If there’s ever been an ambitious space company, it’s been Elon Musk’s SpaceX. After proving the reusability of rockets, the firm now wants to deliver internet access to the globe. The firm expects to launch more than four thousand satellites into low-Earth orbit. Musk expects these satellites to form a network capable of delivering high-speed and low-latency internet for everyone across the globe.
Experts would be quick to point out just how unique this project is. Much of the world’s internet traffic flows through undersea cables. These cables are expensive to install. Every mile undersea involves, hours of manual labour, rigorous cable testing, and millions of dollars of investment to lay the cables and deliver a robust service.
SpaceX isn’t the first company to attempt beaming down internet access. Facebook currently has a plan to deploy solar powered drones to achieve the same level of access in rural and less densely populated parts of the world.
As of now, no private internet company is able to reach all seven billion people on the planet. According to recent statistics only 3.5 billion people have access to the internet.
What’s unique about Musk’s plan is the low-latency the company is aiming to achieve. The application with the US Federal Communications Commission states that the firm expects to deploy more than 4,425 satellites that will orbit the Earth at altitudes between 82 miles and 715 miles. Most commercial satellites orbit the Earth at altitudes of tens of thousands of miles. The proximity of the satellites allows them to deliver internet that is noticeable faster for users on the ground.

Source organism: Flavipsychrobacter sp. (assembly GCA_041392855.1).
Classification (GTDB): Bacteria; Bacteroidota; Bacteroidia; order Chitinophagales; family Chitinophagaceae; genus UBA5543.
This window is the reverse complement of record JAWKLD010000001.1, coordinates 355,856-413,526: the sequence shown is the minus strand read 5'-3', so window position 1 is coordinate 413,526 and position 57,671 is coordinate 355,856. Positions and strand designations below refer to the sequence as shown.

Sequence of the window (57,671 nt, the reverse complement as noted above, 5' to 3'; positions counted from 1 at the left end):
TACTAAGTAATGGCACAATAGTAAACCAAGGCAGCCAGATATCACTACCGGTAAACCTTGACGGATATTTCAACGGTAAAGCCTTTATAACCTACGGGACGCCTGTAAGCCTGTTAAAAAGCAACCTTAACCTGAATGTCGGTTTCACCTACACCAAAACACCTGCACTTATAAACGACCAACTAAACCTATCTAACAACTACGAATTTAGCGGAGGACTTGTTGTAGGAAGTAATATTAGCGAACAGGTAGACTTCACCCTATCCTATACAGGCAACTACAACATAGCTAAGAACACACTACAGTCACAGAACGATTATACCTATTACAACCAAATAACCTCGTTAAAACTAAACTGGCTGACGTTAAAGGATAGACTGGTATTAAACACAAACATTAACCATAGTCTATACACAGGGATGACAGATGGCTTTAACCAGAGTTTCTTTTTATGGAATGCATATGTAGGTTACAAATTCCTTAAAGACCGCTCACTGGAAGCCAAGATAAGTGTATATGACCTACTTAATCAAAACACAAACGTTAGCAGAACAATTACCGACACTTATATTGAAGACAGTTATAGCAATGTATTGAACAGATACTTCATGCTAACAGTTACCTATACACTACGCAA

According to the FCC, most internet service providers (who use satellites) offer latencies of 600ms, while SpaceX will technically be able to provide internet at around 25ms. Current satellite internet infrastructure also offers a restrictive data cap. The bandwidth on ISPs is limited, but SpaceX expects to eliminate these barriers and offer tremendous speed and higher data caps for all.
The company expects to roll out at least 800 satellites in the next few years. This array will allow the company to beam down internet to most of the USA and some international markets. Once the whole system has been set up, the company’s network will cover even the poles, making this the first truly global internet service.
There’s a long way to go before SpaceX can achieve global internet coverage on this scale. But the company has the resources to put this plan into action right away. It recently secured over a billion dollars in funding from Google and Fidelity Investments. While the funding will go towards further research and better manufacturing, there is no doubt that a global satellite internet service like this will prove beneficial to rural and emerging markets acroos the world.